After figuring it out, and levelling it properly I’ve been printing off some music bits. I prototyped a Dax from Hans Reichel’s Daxophone.

I want to get one made out of wood properly, but this was a way to test out size and scale and such. (there is a pdf of instructions online but the older version of the pdf I had didn’t have any details on the dimensions of the Dax, so I had to reverse engineer it from diagrams of the housing)

So yeah, nothing massively exciting (yet), but still a new world of possibilities to get into.

I totally forgot I made this thread a while back. I’ve been bumping the ///pictures/// thread like crazy with all my 3d prints.

For now I’ll stick the really 3d-printed posts here (including a couple of unification pics from the other thread).

First, my modified Dicer Mount which I adapted to be suitable for a DIY DJ Crossfader:


Then I designed and printed a bigger grip/holder for my Naiant mic, that I use for friction/feedback playing on snare:

I’m still iterating over the design, but the version I have feels really good as it stands.

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Now onto some new pics…

First, I got really anal retentive over the “lag” on my DIY crossfader. Even though I’m using an external ADC (ADS1115) and the Teensy code I wrote has a calibration routine, I found that I had about 2mm of dead space at each end of the fader throw. I took out a multimeter and figured out that for the first 2mm (or so) of the fader, the values of the slider pot actually move backwards!

Eventually I want to upgrade this to a fancy Rane Magnetic/Contactless Fader, but for now I printed up a bunch of little shims in various sizes to physically solve the problem:

Here one is inserted into the fader:

(as an aside, this approach actually worked too well, so I came up with some clever Max patching to apply a schmitt trigger to the amplitude scaling, so it cuts in immediately, and then cuts out at a higher threshold than it cut in, for best-of-both-worlds response)

Next up, I got the idea to make a little housing/weight for my Leafcutter John contact mic so that I can easily move it on/off the snare (or other surfaces) without having to use adhesives. I’m surprised I’ve not come across this before, but after iterating over it around 5 times I got something pretty slick:

The sketches and a few of the prototypes:

An inset 8mm nut to hold the “screw hat” on, as well as add a bit of extra weight:

The outer body is threaded for 20mm / 2.5, so I was able to just screw this huge nut onto:

Here it is fully assembled:

The bottom, with 6 holes for some neodymium magnets which I’ve ordered off eBay. I may also experiment with some inserted Moongels too, to kind of mechanically hold it put too:

I played with dimensions a ton, getting it super low profile, so only a tiny bit of the contact mic sticks out:

Here it is on the drum. The idea will be to keep it hanging off the side of the drum until I want it, then pivot it over and go to town, then move it out of the way again.

Quick demo video:

It weighs 83grams, which is heavy enough to keep it put, but not so heavy that it dampens the mic. Will see how the magnets respond, as it would be great to be able to slap it onto a (non-horizontal) metal surface easily too.

If anyone is interested I can share the .stl file, but still working on it I think.

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New to 3d printing myself.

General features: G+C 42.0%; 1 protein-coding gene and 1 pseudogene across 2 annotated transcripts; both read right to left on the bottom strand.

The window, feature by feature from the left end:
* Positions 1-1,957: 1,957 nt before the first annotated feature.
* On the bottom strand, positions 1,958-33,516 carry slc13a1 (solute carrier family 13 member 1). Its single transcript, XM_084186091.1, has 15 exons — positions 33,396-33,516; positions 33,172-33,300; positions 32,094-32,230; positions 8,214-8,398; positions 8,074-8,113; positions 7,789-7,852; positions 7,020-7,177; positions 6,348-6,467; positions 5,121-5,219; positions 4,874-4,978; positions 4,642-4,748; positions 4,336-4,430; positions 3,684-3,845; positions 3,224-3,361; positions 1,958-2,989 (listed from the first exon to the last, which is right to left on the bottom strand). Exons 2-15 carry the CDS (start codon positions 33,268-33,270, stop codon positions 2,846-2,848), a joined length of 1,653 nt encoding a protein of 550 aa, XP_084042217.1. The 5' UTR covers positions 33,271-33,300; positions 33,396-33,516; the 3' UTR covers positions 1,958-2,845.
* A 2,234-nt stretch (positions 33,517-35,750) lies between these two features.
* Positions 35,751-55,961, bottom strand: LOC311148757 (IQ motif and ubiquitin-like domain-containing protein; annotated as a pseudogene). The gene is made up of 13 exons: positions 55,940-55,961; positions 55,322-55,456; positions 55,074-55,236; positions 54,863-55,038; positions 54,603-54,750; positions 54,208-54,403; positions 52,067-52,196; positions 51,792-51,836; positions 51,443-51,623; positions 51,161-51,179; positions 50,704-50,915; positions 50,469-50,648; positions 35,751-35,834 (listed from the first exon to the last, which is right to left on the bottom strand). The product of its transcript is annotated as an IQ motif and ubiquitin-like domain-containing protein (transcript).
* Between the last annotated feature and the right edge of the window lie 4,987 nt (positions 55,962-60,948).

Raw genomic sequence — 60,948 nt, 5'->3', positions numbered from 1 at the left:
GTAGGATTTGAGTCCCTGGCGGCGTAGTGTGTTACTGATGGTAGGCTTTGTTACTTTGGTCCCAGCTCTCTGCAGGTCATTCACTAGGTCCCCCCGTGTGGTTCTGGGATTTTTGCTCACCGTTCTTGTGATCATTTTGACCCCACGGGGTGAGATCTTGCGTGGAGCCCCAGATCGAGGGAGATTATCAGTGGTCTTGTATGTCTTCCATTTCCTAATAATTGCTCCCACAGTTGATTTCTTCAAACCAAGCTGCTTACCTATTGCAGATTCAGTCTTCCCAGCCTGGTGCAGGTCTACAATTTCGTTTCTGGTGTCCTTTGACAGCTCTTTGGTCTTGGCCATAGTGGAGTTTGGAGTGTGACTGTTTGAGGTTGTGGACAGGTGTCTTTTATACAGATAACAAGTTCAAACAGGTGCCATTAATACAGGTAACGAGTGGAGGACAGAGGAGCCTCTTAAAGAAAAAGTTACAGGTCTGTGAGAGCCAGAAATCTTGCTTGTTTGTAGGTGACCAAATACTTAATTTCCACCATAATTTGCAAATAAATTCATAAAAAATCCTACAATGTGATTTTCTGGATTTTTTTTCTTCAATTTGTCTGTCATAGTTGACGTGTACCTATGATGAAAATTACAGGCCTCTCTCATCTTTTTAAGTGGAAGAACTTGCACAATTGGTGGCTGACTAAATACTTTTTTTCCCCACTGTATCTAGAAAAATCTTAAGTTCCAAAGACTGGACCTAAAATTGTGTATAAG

I bought an Ender 3 after seeing this project which was done using the same machine, and realizing how inexpensive they are:

I have yet to complete that project, but I just designed and printed a snap together 3d case for my fates:

That uses a couple dollars worth of plastic and takes about 8 hours to print. It’s definitely hard to iterate on a design when the speed is so slow (it took me 3 tries to get to something workable). Still it’s a lot of fun to be able to design something and hold it in your hands a few hours later.

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I’ve worked in a fabrication studio for my local library, as a technician for about 6 yrs. We’ve had a lot of different 3d Printers and part of my job has been maintenance and education. I have a lot of experience and opinions on 3D Printers so I am happy to answer any questions folks might have!

My current obsession is 3D printing with ceramics. I’ve been very inspired by the work of Bryan Cera in particular. I’ve done some experiments making speaker cones from clay, with transducers. I am interested how far I can push this technology. I am working on a Tripteron (like this) design to try and realize this. They are similar to delta’s like the kossel in that the bed doesn’t move and the motion is almost entirely linearized

Attached is a pic of the first 3D printer I ever built, circa 2013ish

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This could probably have just have easily lived in the Teensy based DIY projects thread, but I was most excited about solving a functional problem with my (ever improving!) 3d design/fabrication skills.

I bought a Dunlop DVP4 (mini volume/expression pedal) for the express purpose of modifying it to be a passive volume pedal and/or a 14-bit USB-MIDI Teensy-based expression pedal, with direct USB out.

The pedal has loads of room inside, and has the perfect amount of available jacks for what I have in mind.

The tricky part was finding a way to (elegantly) mount a USB jack. Because of the size of the enclosure and how the jacks line up, there’s definitely not enough room for the typical extension cable I use. I experimented with some threaded-type approach where I “wrap” the micro-USB breakout board and insert that through the 1/4" opening, but that didn’t work too well.

In the end I came up with this flat washer-type solution that holds the breakout board in place, and is itself held in place mechanically by the other jacks threading through it:

I then threw in some new jacks (the original design has everything coming off of a single PCB, jacks included) and wired up the passive volume pedal part, then ran all the wiring for the Teensy (and ADS1115).

Here’s what the guts look like when done: